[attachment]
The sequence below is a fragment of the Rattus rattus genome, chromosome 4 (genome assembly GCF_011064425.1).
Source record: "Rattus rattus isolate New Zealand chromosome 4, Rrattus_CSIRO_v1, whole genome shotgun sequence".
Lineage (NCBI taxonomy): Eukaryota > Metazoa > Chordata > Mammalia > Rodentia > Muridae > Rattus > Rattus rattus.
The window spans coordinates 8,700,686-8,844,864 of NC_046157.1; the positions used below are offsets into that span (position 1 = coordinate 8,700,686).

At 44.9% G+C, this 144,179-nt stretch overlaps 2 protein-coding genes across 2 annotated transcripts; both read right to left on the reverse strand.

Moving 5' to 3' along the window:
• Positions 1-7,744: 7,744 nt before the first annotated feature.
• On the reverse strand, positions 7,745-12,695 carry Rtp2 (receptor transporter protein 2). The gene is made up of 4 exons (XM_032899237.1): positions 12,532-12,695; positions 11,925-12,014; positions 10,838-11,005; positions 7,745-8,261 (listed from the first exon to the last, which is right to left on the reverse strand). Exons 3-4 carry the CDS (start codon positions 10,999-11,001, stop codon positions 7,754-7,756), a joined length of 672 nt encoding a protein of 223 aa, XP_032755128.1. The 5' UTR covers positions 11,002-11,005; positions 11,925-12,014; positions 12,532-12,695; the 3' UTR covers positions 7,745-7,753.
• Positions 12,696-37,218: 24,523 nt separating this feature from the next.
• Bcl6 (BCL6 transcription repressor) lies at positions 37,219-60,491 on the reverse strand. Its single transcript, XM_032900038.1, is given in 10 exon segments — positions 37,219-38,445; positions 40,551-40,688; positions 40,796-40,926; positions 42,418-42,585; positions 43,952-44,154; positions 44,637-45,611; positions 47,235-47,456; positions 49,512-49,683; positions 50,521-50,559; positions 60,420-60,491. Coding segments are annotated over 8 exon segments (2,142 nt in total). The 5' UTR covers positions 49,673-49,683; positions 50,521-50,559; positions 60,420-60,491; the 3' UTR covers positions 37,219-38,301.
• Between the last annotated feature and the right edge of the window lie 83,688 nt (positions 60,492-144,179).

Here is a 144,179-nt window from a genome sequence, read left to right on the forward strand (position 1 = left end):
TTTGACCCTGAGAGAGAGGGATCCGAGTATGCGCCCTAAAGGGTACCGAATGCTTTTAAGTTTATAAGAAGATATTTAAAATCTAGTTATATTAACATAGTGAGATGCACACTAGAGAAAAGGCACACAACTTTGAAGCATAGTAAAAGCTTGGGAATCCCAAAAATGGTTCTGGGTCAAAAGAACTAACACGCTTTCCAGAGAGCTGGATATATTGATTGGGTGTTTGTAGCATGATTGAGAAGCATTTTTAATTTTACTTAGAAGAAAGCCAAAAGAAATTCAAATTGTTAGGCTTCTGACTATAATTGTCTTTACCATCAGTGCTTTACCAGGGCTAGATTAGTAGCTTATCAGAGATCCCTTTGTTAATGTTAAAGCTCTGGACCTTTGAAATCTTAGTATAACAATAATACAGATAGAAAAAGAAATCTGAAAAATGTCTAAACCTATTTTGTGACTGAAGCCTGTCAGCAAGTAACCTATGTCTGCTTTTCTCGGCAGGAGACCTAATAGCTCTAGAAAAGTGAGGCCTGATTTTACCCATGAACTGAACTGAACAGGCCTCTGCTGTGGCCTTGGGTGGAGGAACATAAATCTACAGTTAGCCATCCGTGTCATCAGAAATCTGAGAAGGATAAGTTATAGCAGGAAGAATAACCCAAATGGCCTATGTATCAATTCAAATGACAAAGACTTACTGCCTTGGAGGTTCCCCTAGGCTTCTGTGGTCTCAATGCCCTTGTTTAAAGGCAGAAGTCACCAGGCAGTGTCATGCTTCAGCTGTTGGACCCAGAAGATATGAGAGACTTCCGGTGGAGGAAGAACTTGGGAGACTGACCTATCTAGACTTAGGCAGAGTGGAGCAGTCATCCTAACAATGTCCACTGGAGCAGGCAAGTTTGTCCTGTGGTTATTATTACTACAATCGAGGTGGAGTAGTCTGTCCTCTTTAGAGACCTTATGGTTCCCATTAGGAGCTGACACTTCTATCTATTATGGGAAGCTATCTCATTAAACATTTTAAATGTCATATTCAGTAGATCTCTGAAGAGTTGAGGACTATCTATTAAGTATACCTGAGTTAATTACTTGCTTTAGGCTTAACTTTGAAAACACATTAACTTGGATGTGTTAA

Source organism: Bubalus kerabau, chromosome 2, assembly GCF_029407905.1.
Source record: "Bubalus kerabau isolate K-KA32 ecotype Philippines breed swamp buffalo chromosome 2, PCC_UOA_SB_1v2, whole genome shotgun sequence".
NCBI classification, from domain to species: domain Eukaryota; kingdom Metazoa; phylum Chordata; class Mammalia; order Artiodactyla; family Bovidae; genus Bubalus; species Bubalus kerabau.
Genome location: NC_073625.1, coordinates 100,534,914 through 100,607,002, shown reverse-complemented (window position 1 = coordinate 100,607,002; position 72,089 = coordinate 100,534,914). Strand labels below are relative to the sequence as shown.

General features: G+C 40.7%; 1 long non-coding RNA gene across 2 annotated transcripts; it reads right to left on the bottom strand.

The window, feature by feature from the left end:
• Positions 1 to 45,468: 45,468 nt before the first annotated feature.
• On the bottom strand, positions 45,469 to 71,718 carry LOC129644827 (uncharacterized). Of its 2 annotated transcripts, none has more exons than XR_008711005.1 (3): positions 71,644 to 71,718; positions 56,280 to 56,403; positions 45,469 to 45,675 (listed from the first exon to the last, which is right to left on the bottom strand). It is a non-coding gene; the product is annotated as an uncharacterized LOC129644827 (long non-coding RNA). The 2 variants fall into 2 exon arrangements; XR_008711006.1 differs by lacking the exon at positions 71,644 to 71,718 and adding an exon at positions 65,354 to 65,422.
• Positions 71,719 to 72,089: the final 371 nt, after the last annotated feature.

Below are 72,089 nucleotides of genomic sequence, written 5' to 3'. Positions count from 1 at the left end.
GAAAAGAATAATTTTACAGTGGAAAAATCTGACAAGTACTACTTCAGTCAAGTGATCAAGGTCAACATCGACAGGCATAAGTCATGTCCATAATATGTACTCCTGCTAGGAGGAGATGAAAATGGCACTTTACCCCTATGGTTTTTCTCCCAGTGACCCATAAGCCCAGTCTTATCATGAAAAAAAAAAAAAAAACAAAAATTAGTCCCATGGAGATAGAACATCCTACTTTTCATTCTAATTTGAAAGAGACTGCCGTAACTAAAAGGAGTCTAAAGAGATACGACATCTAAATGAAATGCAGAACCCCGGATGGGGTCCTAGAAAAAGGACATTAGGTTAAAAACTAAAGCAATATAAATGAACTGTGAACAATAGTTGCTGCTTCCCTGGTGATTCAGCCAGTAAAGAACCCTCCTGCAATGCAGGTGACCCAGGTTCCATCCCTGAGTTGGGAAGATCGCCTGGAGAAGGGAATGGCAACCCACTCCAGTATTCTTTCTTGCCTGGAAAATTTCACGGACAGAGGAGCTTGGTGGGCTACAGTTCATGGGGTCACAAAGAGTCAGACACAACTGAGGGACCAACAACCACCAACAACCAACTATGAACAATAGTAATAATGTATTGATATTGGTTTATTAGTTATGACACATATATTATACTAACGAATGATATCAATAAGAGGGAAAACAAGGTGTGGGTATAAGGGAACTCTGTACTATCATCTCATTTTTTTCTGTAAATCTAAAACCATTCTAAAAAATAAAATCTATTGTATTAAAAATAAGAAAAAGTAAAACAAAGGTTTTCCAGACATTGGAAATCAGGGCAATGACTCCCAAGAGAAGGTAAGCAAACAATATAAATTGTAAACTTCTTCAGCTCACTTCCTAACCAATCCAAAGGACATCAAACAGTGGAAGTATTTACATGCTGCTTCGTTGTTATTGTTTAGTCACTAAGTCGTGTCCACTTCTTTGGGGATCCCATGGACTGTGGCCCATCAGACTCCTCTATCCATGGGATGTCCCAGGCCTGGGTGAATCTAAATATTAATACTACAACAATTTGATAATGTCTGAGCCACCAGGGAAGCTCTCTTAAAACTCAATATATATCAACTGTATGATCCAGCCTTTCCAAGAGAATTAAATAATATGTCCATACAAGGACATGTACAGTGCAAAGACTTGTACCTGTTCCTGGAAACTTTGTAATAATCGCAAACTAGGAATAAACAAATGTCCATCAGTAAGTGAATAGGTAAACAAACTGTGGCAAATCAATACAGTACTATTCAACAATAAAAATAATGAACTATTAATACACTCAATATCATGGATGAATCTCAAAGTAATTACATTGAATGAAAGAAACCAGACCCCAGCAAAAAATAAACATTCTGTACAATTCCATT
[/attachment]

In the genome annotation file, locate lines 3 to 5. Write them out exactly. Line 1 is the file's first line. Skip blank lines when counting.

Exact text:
Lineage (NCBI taxonomy): Eukaryota > Metazoa > Chordata > Mammalia > Rodentia > Muridae > Rattus > Rattus rattus.
The window spans coordinates 8,700,686-8,844,864 of NC_046157.1; the positions used below are offsets into that span (position 1 = coordinate 8,700,686).

At 44.9% G+C, this 144,179-nt stretch overlaps 2 protein-coding genes across 2 annotated transcripts; both read right to left on the reverse strand.